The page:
ADAMS TOWNSHIP — The Clinton-Massie school board has awarded the superintendent a three-year contract extension.
Clinton-Massie Local Schools Superintendent Matt Baker is entering his fourth year at the helm of the school district. After several tries by the district to pass an operating levy, voters in May passed a 0.5 percent (½ of 1 percent) earnings tax by a vote of 54 percent to 46 percent.
“I am blessed and honored to receive a three-year contract extension from the board of education. I appreciate the support I have received from the board, our staff, and this great community. I look forward to working side by side with our stakeholders as we strive to reach new levels of achievement for our district,” Baker said.
The board of education voted 4-1 Monday night to award Baker the three-year contract. The sole “no” vote was cast by board member David Webb, who explained he is firmly behind Baker but favored a two-year deal over the longer three-year contract.
His vote was based on the considerations that there are “rotating members of the school board” and “I hate to extend things out.”
The other four board members who voted for the contract and its three-year time span are President Jeremy Lamb, Vice President Mike Goodall, Andy Avery and Kathleen Norman.
Lamb said Baker is doing a great job. He added he thinks Baker is the person to “take Massie to the next level.”
Also Monday the school board approved a new three-year collective bargaining agreement with the Clinton-Massie Education Association (CMEA) — the teachers union.
The agreement calls for a 3 percent base increase in teachers’ salaries the first year, a 1.75 percent increase the second year, and likewise a 1.75 percent increase in the third year.
The terms include concessions by teachers to go along with reductions in the district’s portion of funding the teachers’ health care premiums. Lamb said the teachers demonstrated a partnership with the district by agreeing to the district scaling down its share of premium payments.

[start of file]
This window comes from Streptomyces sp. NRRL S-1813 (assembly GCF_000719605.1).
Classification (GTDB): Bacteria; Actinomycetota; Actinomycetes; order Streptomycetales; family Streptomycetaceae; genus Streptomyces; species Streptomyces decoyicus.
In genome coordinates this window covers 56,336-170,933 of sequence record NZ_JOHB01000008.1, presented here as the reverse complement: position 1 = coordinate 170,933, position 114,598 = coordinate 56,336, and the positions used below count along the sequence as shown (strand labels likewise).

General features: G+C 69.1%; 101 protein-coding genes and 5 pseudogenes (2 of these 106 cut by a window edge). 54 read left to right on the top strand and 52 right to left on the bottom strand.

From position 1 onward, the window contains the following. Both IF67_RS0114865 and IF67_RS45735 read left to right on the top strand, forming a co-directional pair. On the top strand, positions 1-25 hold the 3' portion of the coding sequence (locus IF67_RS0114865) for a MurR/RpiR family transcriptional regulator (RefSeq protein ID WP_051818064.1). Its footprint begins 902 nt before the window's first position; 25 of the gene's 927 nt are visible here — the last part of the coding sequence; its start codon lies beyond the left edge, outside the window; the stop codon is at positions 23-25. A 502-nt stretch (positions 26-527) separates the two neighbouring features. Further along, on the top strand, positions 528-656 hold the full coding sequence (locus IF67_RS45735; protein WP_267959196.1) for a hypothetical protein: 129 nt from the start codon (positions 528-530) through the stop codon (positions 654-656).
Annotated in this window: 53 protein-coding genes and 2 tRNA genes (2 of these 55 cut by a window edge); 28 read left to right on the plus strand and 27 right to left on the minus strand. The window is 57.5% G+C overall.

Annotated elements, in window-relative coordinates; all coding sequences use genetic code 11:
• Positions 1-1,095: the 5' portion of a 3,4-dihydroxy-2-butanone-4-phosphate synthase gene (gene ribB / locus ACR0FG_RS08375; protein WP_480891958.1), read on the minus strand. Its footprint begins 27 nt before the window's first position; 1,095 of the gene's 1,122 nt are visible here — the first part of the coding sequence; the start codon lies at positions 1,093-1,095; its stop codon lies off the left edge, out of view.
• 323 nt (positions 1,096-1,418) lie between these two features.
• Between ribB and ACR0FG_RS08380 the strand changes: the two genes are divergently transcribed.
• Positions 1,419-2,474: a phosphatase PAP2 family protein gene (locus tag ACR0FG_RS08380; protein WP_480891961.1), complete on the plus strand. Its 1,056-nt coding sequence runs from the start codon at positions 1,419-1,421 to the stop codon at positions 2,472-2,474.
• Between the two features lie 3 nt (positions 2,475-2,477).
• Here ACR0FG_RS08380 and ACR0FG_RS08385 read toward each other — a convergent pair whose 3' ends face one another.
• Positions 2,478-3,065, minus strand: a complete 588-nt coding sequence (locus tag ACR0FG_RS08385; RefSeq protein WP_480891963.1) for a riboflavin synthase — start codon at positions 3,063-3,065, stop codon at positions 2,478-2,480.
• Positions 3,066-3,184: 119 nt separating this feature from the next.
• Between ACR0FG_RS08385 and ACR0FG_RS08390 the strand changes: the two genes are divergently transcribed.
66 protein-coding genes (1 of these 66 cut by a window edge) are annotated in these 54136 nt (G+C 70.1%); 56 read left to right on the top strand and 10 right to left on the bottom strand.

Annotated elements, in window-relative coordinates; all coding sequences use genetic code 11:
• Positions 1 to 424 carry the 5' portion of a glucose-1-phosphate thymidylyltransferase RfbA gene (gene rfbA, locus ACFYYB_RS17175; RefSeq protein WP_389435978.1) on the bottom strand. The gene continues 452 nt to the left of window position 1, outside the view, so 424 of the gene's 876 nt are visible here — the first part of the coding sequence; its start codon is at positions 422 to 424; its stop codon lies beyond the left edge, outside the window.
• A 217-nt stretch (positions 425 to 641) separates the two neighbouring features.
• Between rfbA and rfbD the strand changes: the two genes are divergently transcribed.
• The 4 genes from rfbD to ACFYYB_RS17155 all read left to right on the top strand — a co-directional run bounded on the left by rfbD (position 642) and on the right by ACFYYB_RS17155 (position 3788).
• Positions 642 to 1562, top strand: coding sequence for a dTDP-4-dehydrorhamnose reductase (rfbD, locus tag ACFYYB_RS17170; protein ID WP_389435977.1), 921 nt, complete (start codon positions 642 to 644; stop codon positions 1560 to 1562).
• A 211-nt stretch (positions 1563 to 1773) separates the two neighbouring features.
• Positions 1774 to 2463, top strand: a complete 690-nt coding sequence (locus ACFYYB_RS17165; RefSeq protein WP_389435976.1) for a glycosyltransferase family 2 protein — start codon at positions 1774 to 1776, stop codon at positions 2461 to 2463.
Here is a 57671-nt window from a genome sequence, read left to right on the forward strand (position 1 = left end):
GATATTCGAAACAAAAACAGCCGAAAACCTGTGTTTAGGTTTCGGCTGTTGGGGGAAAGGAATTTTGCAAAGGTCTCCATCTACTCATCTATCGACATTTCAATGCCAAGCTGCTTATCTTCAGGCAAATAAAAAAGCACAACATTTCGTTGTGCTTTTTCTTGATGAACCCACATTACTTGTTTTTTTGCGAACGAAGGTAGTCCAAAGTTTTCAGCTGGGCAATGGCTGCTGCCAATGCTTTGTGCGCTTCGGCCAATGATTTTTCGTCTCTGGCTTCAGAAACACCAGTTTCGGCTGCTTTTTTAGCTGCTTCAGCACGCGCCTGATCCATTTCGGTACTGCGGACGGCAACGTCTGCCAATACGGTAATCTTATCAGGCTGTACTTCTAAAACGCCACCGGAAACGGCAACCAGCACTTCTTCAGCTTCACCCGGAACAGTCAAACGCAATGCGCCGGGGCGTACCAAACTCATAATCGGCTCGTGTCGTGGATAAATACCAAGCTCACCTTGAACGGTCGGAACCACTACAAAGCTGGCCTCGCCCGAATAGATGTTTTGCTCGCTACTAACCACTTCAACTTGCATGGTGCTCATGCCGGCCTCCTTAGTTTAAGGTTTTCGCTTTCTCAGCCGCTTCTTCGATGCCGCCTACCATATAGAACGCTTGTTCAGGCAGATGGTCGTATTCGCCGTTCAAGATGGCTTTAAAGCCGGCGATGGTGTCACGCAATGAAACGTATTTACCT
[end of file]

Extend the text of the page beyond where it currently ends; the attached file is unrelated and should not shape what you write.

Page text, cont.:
Over the course of the three-year contract, the district’s portion for paying family plan premiums will go from 85 percent to 80 percent, and its share of paying the premiums on singles plans will drop from 95 percent to 87.5 percent.
The collective bargaining agreement also implements tiering in the health benefits program, according to Lamb. Those tiers are a single tier, an employee-plus-spouse tier, an employee-plus-kids tier, and a family tier.
“That’s aimed at reducing overall health costs,” the board president said.
The district/CMEA agreement will expire at the end of July 2022.
The board accepted a $19,500 proposal from CF Educational Solutions to conduct a yearlong strategic planning process. In July, Baker said he has a goal to have Phase 1 of a strategic plan ready for public consumption by June 2020.
The superintendent said Monday he and the district treasurer have been reviewing fees. Their goal in the next 12 months is to see a reduction in school fees, with the first focus on academic fees, then transportation fees, and next participation fees such as athletics and student activities.
Baker wants a $400 cap to be set this year on total extra-curricular activity fees for an individual student. Based on last year’s figures, that would involve an $8,400 decrease in funds for the district while easing families’ cost burdens to an extent.
Clinton-Massie Elementary School Principal Jennifer Updike presented a report to the board. She gave a public thank-you to the Olive Branch United Methodist Church which donated time and material for a new “sensory path” inside the elementary building.
A sensory path is an area where young students can take a “brain break” to help them refocus and then learn upon their return to the classroom, said Updike. Though it has a hopscotch, the sensory path is not an indoor recess space, she said.
A staffer is leading a Mindset Class for kindergartners and first-graders, where among other things she teaches them about how to make friends and dealing with sadness about leaving parents.
The Clarksville Saw Mill donated wood boards to make benches for an outdoor classroom.
Reach Gary Huffenberger at 937-556-5768.